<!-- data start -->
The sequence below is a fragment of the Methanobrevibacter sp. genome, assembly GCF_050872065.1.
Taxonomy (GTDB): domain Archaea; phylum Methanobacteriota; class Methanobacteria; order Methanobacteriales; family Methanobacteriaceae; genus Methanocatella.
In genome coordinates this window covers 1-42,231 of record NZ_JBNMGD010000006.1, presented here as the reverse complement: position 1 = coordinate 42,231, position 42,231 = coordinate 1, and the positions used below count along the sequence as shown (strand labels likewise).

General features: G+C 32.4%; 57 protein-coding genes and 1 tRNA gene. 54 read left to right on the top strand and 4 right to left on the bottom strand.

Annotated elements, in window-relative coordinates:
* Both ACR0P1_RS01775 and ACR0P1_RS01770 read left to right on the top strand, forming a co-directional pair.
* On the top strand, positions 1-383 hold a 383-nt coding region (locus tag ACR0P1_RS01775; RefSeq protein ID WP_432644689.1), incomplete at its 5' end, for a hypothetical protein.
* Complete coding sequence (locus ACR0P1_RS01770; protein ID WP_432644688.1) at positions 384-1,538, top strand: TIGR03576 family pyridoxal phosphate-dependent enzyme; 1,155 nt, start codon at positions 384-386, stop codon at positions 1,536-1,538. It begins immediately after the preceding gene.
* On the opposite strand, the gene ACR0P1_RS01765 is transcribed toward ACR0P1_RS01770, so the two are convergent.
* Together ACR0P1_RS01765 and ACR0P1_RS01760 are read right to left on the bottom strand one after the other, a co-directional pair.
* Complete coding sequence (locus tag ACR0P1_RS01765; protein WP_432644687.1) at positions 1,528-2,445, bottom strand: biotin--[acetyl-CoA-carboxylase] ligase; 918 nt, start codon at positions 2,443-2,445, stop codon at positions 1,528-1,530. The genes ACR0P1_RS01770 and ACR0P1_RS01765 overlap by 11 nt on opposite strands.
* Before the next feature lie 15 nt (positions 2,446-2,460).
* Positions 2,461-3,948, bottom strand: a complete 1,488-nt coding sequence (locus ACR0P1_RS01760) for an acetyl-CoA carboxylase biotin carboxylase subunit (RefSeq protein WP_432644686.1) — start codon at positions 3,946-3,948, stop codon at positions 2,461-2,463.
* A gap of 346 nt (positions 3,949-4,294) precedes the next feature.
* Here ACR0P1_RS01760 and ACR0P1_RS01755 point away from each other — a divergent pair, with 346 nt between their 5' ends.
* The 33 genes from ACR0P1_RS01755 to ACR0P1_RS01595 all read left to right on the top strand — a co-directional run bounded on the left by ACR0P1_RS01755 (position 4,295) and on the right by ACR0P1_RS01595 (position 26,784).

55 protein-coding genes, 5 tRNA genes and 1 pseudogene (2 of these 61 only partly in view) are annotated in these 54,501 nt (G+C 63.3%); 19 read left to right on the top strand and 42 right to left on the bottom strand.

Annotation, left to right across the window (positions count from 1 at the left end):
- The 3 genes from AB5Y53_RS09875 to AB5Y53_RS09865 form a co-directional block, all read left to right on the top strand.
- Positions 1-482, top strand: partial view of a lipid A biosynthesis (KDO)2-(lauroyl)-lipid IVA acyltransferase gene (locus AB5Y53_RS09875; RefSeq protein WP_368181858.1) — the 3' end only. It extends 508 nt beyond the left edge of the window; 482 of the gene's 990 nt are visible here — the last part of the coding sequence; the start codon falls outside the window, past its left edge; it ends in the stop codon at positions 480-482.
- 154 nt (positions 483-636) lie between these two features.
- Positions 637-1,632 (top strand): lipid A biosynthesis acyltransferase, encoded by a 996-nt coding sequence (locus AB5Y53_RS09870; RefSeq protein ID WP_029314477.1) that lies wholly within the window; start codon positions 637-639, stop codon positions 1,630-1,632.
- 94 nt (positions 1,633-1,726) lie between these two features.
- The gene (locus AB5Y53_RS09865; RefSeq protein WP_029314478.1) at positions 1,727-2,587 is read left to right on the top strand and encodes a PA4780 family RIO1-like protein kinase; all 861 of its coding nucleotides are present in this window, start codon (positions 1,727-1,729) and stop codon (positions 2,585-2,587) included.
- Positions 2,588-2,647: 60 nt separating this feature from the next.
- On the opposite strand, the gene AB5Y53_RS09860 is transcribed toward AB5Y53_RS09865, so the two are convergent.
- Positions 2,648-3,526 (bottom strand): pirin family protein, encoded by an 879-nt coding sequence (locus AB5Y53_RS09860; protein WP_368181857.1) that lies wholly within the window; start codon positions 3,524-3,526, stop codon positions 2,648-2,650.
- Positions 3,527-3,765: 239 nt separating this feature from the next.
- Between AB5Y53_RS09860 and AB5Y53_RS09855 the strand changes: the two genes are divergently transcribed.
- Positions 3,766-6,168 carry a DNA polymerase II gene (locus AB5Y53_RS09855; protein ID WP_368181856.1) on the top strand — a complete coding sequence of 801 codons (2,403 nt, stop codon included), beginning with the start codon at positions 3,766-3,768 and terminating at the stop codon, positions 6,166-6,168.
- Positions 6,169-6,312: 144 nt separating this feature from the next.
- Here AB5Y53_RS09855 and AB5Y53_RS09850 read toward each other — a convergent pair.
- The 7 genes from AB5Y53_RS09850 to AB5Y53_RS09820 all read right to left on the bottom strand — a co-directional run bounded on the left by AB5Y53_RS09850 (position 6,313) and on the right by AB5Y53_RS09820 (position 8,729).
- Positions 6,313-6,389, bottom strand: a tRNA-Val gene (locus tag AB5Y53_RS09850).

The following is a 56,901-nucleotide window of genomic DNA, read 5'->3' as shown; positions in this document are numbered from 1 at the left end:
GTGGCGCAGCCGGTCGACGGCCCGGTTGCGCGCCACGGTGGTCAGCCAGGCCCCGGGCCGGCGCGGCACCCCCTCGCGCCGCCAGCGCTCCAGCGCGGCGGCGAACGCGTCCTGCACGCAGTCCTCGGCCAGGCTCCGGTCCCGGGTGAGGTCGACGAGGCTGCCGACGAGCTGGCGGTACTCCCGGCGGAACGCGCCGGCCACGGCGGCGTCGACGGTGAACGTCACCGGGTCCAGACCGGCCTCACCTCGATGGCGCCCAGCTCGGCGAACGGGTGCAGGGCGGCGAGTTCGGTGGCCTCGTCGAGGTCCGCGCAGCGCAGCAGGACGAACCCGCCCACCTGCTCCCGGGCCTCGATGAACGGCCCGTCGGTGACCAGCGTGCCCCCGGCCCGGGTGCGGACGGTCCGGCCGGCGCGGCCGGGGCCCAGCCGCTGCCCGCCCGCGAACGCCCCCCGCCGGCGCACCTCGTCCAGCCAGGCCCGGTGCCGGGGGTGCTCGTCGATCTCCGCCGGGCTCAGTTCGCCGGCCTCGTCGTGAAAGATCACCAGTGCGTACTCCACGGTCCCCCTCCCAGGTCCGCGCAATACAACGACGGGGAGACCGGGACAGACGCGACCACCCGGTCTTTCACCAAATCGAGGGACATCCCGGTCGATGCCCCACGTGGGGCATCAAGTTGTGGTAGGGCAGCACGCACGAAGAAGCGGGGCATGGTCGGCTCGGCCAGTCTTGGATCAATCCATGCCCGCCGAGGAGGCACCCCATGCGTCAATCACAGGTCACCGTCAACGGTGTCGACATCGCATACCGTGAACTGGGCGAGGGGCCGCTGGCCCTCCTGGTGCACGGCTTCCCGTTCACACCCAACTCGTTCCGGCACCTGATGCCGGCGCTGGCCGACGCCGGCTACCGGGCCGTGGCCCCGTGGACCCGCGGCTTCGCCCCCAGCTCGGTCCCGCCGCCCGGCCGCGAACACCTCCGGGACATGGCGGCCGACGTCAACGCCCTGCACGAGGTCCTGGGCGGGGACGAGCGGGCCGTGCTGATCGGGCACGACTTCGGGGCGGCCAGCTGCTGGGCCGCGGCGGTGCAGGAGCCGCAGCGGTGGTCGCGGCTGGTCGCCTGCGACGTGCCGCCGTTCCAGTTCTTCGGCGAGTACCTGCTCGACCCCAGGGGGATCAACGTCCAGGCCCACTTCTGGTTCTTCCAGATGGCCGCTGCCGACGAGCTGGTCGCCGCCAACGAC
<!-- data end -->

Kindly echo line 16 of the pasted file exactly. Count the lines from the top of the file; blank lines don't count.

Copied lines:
* The 33 genes from ACR0P1_RS01755 to ACR0P1_RS01595 all read left to right on the top strand — a co-directional run bounded on the left by ACR0P1_RS01755 (position 4,295) and on the right by ACR0P1_RS01595 (position 26,784).